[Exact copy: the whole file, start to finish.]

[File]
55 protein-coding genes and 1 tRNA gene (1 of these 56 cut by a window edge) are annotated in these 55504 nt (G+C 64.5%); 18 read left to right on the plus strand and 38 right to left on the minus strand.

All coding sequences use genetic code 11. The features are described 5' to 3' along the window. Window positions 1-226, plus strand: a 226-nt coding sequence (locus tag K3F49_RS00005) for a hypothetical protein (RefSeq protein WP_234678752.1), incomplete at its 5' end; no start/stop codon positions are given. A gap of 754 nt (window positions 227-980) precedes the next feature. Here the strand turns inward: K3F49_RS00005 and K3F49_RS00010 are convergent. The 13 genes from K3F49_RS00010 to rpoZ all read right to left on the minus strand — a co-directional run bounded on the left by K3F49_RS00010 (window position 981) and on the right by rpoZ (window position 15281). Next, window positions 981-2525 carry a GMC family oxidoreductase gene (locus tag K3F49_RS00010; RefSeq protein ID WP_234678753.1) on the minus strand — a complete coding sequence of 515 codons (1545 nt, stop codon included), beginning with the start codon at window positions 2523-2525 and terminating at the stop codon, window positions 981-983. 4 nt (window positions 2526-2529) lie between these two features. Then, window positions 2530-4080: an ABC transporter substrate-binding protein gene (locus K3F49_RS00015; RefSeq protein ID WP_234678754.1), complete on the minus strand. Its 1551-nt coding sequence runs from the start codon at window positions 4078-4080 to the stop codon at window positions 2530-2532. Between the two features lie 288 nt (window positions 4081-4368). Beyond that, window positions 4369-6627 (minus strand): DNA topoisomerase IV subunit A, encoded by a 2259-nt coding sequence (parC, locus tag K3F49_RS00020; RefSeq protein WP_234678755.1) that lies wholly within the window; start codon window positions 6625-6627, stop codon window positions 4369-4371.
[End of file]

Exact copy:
55 protein-coding genes and 1 tRNA gene (1 of these 56 cut by a window edge) are annotated in these 55504 nt (G+C 64.5%); 18 read left to right on the plus strand and 38 right to left on the minus strand.

All coding sequences use genetic code 11. The features are described 5' to 3' along the window. Window positions 1-226, plus strand: a 226-nt coding sequence (locus tag K3F49_RS00005) for a hypothetical protein (RefSeq protein WP_234678752.1), incomplete at its 5' end; no start/stop codon positions are given. A gap of 754 nt (window positions 227-980) precedes the next feature. Here the strand turns inward: K3F49_RS00005 and K3F49_RS00010 are convergent. The 13 genes from K3F49_RS00010 to rpoZ all read right to left on the minus strand — a co-directional run bounded on the left by K3F49_RS00010 (window position 981) and on the right by rpoZ (window position 15281). Next, window positions 981-2525 carry a GMC family oxidoreductase gene (locus tag K3F49_RS00010; RefSeq protein ID WP_234678753.1) on the minus strand — a complete coding sequence of 515 codons (1545 nt, stop codon included), beginning with the start codon at window positions 2523-2525 and terminating at the stop codon, window positions 981-983. 4 nt (window positions 2526-2529) lie between these two features. Then, window positions 2530-4080: an ABC transporter substrate-binding protein gene (locus K3F49_RS00015; RefSeq protein ID WP_234678754.1), complete on the minus strand. Its 1551-nt coding sequence runs from the start codon at window positions 4078-4080 to the stop codon at window positions 2530-2532. Between the two features lie 288 nt (window positions 4081-4368). Beyond that, window positions 4369-6627 (minus strand): DNA topoisomerase IV subunit A, encoded by a 2259-nt coding sequence (parC, locus tag K3F49_RS00020; RefSeq protein WP_234678755.1) that lies wholly within the window; start codon window positions 6625-6627, stop codon window positions 4369-4371.